On the broader issue of criminalization, YouGov’s findings also appear to put the UK population at odds with the government’s longstanding approach to drug use and more in line with the general consensus among experts, many of whom argue that the 50- years of abuse of the Medicines Act urgently needs a revision.
Although the legislation aimed to prevent drug use by criminalizing those who use them, both illegal drug use and the harm caused by it have skyrocketed in the 50 years since it was first introduced.
Illicit drug trafficking is now estimated to cost the UK around £ 19 billion a year and has “never done more harm to society,” according to a Home Office review, with police efforts not only not curbing supply, but often fueling it increased violence in a market that now involves an “unprecedented” number of children.
As a result, support for a shift towards decriminalization or regulation of drugs is widespread among different sectors and political groups.
As reported by The independent one In 2019, several of the UK’s largest drug treatment providers urged the government to consider decriminalizing drugs to reduce drug-related deaths, National Police Chiefs’ Council drug chief Jason Harwin told the paper last year that he believed the issue of drug regulation in the UK is “a debate we should have here”.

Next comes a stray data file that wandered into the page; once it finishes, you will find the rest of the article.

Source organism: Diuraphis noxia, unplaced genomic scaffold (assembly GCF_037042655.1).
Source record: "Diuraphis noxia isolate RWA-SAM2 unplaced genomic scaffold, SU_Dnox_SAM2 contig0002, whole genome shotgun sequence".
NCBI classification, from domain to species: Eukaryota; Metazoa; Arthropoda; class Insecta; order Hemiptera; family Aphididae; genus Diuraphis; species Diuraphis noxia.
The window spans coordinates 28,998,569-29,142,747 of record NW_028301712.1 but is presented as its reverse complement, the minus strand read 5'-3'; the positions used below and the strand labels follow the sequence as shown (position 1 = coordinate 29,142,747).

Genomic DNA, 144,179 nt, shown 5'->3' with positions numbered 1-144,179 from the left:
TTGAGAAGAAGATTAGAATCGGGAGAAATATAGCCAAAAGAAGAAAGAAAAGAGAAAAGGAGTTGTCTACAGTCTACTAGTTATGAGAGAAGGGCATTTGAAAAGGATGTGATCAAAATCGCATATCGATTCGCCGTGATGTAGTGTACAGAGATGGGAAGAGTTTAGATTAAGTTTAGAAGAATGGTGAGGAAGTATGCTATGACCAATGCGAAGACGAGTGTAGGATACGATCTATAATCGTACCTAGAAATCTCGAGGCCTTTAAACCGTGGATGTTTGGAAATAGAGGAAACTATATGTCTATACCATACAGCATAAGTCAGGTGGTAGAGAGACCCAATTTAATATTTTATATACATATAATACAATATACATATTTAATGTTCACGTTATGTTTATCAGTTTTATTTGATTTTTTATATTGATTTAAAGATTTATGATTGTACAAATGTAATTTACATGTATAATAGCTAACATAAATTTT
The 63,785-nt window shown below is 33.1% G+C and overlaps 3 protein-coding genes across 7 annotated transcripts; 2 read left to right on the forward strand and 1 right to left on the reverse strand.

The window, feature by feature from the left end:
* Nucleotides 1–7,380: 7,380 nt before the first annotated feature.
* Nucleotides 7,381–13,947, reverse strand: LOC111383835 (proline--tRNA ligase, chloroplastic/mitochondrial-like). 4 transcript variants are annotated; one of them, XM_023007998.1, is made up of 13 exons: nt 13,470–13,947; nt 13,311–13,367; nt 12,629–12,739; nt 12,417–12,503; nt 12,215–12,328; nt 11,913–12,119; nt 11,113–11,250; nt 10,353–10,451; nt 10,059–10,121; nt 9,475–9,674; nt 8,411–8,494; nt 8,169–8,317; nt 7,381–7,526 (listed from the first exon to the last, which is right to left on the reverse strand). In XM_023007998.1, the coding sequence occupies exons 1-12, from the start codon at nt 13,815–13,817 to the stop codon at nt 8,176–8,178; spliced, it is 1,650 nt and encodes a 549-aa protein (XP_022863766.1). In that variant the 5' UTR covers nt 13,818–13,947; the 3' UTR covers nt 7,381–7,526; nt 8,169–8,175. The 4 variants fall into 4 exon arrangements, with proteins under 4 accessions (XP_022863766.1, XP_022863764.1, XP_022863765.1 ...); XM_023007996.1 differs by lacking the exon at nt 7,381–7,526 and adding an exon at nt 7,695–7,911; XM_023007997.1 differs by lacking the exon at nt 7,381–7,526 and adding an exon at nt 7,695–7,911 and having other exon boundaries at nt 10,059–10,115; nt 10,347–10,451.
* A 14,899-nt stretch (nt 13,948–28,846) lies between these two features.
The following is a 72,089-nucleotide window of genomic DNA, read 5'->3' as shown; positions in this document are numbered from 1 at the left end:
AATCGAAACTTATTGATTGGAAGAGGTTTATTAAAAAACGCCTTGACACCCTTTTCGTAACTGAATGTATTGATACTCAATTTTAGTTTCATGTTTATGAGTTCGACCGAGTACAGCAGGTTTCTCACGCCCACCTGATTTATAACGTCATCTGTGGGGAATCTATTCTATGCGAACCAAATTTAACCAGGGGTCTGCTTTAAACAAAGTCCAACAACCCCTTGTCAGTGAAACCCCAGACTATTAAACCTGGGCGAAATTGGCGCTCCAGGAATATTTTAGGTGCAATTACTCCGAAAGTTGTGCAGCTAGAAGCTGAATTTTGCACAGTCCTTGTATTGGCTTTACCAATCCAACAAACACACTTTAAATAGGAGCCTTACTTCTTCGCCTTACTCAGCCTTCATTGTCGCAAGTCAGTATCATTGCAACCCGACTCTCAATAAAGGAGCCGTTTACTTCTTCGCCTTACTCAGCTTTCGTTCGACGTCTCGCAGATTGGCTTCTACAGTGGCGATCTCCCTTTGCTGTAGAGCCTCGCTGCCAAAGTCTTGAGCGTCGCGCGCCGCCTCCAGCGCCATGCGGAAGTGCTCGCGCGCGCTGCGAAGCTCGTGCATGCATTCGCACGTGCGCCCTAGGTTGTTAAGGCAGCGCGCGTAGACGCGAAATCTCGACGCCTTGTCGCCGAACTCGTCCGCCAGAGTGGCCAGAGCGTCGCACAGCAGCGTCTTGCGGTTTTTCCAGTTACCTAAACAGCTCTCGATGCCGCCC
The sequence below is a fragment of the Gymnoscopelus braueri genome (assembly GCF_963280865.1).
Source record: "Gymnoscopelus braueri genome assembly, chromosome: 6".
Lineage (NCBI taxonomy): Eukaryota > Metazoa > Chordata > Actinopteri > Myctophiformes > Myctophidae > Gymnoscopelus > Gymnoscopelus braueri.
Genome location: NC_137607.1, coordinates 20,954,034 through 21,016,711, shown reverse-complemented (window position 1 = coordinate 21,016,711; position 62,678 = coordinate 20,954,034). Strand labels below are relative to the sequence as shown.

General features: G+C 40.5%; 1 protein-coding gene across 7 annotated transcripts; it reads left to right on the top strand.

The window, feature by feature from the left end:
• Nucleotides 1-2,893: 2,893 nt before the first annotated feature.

Some police forces have already unofficially stopped criminalizing some people for drug possession and instead diverted those caught with small amounts of drugs to treatment and assistance. The government’s £ 28 million new Project ADDER pilot – “Addiction, Distraction, Disruption, Enforcement and Recreation” – includes expanding diversion plans, but the Home Office has also stated that police chiefs are expected to enforce the law.
North of the border, Scotland’s Lord Advocate recently decided to allow the local police force to do the same and to decriminalize Class A drugs as much as possible under the UK Substance Abuse Act, which experts say is preventing major reforms.